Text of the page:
Public Safety UAS: A Conversation with the FAA

FAA’s Mike O’Shea at the Energy Drones and Robotics Summit

The Energy Drone and Robotics Summit in Houston today hosted attendees, exhibitors and speakers from around the world and most industrial sectors.  At the DRONERESPONDERS co-located event, FAA experts were on hand to discuss the current environment in public safety, and what’s coming for first responder drone programs.

Sgt. Robert Dooley of the Florida Highway Patrol moderated the town hall discussion with FAA public safety liaison Michael O’Shea and Airspace Security Manager for Systems Operation Support Center Kerry Fleming.

Robert Dooley has spent 22 years as a Florida trooper, and was an early adopter of drone technology in his department.  “When I started in the force, everything was hand written and manual.  It’s amazing how far technology has come,” he comments.  “But if we’re going to use these tools, we have to do it the right way.”

Airspace Permissions

Kerry Fleming – a 38 year veteran of the FAA – runs the department that handles first responder requests for airspace access.  His team of 8 people is available 24/7, 365 days a year.  “We’re there to assist – our motto is ‘we’re always there to get you in the air,’” he says.  “When you have a COA, or you need an amendment, you need to get into restricted airspace – we’re the ones who help you get where you need to be.”

Special Government Interest (SGI) requests are designed for the kinds of emergencies that public safety departments face: missing persons, natural disasters, attacks – situations where lives are in danger and drone operations can improve outcomes.  While originally it took time to process these requests, Fleming says that is no longer the case.  “We turn around SGI request in minutes, especially in the middle of the night,” he comments.  His team has been working on streamlining the process for years – while the FAA still has heavy paperwork requirements, they are working with service providers and app developers to take the burden of that paperwork from public safety.  As the process has gotten better and drone programs have proliferated, so have the number of requests that they process. “We’re seeing a 35% increase year over year,” Fleming says.

Operating Beyond Visual Line of Sight (BVLOS)

“Drone as First Responder” or DFR programs are evolving to operate beyond visual line of sight of the operator, currently the law for Part 107 operators.  While the FAA has not yet issued a rule for regularizing BVLOS flight, first responder programs still have options.  “We have several different ways that [first responders] can operate BVLOS,” O’Shea explains.

The Chula Vista police department was one of the first to operate a DFR program.  Chula Vista has a visual observer on the rooftop when the drone is launched, and they are able to fly in a 3 mile radius of that roof to get visual awareness of a situation.  Their program required geofencing populated areas, such as playgrounds, and assurance that their flight areas offer strong communications services.

“Now we’re looking at different solutions, because in the summer the guy on the roof has a terrible job – it gets hot,” says O’Shea.  In Pearland TX, he explains, the department has an IRIS camera system on the roof of a nearby water tower along with ADS-B monitors and other technologies to ensure airspace awareness.  “That’s worked very well,” comments O’Shea,  noting that the camera is less effective for nighttime operations.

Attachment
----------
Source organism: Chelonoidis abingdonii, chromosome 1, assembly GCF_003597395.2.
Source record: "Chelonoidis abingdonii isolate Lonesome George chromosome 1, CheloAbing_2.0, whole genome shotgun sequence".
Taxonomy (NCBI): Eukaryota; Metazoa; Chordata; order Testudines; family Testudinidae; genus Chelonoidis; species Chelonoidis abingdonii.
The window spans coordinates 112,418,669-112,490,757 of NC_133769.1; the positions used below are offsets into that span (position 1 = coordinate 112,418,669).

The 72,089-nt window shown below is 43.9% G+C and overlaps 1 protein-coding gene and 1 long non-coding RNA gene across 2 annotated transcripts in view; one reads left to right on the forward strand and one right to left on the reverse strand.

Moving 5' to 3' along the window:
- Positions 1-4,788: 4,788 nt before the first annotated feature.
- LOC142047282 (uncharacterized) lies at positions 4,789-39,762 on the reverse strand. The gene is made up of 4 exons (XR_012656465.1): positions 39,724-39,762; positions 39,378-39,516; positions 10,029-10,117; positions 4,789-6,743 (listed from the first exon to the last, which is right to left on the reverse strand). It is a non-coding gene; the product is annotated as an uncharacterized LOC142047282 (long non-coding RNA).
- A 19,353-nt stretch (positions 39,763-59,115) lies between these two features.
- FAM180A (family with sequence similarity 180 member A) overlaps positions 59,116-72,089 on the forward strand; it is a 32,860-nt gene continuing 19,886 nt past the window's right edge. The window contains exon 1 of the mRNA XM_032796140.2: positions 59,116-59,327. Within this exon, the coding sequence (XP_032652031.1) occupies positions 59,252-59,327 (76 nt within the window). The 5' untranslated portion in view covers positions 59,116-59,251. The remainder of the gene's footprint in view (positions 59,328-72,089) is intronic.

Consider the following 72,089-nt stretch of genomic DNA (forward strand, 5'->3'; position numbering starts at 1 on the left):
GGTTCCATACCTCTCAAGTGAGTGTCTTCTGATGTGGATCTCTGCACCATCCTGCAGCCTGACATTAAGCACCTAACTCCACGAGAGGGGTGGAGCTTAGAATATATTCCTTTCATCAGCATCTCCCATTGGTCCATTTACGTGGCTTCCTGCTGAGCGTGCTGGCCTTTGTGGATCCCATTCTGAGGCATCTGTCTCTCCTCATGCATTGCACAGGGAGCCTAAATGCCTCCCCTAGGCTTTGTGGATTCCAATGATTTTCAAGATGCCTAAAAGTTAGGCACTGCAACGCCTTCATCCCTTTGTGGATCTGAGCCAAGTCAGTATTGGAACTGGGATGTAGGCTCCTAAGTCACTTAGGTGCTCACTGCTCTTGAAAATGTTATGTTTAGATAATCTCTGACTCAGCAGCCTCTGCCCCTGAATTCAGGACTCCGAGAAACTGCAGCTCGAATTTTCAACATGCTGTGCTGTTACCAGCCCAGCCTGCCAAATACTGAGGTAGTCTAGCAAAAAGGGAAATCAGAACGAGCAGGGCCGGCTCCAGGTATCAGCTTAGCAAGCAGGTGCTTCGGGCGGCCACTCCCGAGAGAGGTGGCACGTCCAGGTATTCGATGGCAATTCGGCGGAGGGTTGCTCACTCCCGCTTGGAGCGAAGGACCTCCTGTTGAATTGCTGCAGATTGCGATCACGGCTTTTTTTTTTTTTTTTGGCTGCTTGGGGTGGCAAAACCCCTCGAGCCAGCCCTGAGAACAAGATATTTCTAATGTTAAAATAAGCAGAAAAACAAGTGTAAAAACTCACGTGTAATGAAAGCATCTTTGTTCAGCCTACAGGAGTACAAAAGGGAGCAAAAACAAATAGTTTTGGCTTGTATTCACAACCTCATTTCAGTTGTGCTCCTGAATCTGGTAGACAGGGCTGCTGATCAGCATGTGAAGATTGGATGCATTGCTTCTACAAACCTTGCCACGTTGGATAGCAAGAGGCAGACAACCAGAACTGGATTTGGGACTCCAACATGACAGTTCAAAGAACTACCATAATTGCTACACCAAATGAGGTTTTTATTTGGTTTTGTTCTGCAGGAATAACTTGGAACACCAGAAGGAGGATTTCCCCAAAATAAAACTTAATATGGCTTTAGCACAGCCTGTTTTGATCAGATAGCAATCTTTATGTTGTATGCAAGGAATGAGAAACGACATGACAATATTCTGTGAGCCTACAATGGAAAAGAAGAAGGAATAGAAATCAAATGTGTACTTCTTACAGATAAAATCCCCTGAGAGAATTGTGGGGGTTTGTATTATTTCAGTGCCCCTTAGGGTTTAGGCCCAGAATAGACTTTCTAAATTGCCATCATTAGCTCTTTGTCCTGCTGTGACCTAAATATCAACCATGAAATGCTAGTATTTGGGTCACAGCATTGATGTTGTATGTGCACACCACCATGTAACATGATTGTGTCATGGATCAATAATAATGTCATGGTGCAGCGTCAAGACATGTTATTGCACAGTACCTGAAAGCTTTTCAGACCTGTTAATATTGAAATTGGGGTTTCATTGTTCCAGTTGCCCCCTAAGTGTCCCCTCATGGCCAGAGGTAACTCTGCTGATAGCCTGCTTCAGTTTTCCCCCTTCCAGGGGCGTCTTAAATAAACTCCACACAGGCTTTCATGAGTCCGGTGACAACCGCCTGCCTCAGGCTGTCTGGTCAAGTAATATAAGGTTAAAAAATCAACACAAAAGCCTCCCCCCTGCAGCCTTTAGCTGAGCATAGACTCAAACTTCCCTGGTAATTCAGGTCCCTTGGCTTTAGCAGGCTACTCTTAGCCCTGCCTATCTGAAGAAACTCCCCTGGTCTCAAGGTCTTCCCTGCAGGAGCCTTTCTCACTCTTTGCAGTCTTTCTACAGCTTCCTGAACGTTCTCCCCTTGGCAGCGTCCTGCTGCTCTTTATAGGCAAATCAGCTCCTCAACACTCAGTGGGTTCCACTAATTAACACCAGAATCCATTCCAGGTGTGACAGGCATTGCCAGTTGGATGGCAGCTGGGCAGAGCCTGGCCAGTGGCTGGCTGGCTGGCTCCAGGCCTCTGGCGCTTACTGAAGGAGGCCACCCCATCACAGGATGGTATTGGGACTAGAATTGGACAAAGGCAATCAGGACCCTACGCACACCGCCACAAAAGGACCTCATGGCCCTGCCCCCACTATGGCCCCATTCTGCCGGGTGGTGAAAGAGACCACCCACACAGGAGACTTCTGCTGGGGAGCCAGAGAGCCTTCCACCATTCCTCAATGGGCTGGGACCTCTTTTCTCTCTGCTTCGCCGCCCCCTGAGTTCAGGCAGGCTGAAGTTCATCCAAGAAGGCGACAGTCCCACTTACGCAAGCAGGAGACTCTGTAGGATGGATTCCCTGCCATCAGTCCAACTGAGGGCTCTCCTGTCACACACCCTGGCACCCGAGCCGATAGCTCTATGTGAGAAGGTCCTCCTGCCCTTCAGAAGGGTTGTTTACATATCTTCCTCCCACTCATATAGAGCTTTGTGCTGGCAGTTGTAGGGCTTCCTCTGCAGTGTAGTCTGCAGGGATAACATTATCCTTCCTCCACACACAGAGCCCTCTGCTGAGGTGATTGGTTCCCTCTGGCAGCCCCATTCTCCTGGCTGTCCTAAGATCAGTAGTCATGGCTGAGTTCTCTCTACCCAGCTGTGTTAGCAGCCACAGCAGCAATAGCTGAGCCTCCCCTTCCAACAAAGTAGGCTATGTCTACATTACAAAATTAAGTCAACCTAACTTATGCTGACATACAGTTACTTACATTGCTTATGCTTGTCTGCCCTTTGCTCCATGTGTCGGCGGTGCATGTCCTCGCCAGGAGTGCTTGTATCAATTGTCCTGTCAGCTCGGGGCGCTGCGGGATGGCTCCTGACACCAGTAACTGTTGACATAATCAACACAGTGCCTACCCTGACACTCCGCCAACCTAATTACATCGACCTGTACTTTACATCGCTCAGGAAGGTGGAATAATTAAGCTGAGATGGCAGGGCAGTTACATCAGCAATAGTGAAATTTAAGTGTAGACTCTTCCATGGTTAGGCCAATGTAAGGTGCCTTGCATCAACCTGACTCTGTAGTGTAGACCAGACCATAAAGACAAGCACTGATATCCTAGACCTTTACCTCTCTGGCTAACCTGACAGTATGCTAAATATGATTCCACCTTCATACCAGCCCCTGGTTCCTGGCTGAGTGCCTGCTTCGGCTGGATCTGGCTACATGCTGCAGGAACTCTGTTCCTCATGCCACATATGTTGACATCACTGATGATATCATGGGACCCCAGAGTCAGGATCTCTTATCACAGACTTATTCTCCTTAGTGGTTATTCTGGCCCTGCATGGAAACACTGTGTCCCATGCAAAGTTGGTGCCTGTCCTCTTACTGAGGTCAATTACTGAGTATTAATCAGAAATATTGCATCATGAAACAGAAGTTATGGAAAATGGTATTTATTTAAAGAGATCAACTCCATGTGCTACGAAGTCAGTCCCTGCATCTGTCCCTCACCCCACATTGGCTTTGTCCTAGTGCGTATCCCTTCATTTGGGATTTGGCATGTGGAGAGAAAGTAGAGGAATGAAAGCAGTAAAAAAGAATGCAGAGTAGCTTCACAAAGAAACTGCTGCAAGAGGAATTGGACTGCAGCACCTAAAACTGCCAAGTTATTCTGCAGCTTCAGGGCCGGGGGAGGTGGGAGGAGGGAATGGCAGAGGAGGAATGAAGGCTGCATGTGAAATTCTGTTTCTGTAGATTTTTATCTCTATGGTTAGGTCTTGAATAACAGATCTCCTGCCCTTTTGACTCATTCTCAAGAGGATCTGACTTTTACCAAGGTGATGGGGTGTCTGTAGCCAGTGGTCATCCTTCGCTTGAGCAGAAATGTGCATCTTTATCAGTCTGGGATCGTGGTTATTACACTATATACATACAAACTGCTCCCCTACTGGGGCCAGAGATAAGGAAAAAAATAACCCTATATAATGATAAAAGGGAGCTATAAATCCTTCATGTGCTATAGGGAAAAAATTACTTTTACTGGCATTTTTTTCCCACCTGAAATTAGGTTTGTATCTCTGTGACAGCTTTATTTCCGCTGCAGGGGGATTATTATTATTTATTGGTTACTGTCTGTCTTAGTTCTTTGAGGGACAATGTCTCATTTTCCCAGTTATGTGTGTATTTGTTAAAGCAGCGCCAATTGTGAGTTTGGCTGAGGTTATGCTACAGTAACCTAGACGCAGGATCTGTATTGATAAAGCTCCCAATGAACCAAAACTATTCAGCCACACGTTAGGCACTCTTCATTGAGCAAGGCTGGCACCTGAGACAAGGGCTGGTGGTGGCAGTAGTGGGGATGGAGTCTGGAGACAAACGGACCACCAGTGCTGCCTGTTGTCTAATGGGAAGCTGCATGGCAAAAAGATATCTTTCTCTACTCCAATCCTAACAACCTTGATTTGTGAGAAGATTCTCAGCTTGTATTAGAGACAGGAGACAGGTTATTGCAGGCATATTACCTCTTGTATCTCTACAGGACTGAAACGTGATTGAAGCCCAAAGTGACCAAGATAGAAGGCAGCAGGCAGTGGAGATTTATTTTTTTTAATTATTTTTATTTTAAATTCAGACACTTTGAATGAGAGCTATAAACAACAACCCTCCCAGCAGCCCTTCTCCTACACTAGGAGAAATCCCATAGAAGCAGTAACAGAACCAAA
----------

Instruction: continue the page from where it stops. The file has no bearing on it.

O’Shea explains that all of the related tools like parachutes, cameras and radar that help departments get permission to fly BVLOS are known as “associated elements of safety.” There are many tools available: and the market is expanding rapidly.  “The FAA is not in the business of evaluating technologies,” said O’Shea.  “What we do is let people come to us with the data from testing their device, so we can see if it meets the safety case.”

The FAA is also allowing BVLOS flight under the concept of obstruction shielding.  “Obstruction shielding” refers to operating a drone within 50 feet of a structure.  This meets safety needs: the closer a drone is to an obstruction, the less likely it is to encounter manned aircraft.  “That’s a Part 107 application,” O’Shea explains.  “You still have to mitigate the risk for ops over people and moving vehicles.”

What is a Drone as First Responder?

Sgt. Dooley points out that for departments just starting a drone program, it may be better not to immediately apply for BVLOS permissions.  “You’ve got to crawl, walk, and run – you don’t want to go right into advanced operations,” he says, pointing out that it’s the department’s responsibility to figure out every possible way that something negative might happen, basing their policies on those risks.

While DFR technology is evolving, Dooley points out that officers showing up on scene with a drone are also acting as Drone as First Responder – and they have a lot of value to add for the community.  “The technology isn’t always there to ensure that there is no down time as the drone goes back to a box to charge, or that the guy isn’t on the roof,” he comments. “Don’t get hung up on needing that drone in the box or that BVLOS capability – you are still reducing costs and adding value.”

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Miriam McNabb is the Editor-in-Chief of DRONELIFE and CEO of JobForDrones, a professional drone services marketplace, and a fascinated observer of the emerging drone industry and the regulatory environment for drones. Miriam has penned over 3,000 articles focused on the commercial drone space and is an international speaker and recognized figure in the industry.  Miriam has a degree from the University of Chicago and over 20 years of experience in high tech sales and marketing for new technologies.
For drone industry consulting or writing, Email Miriam.


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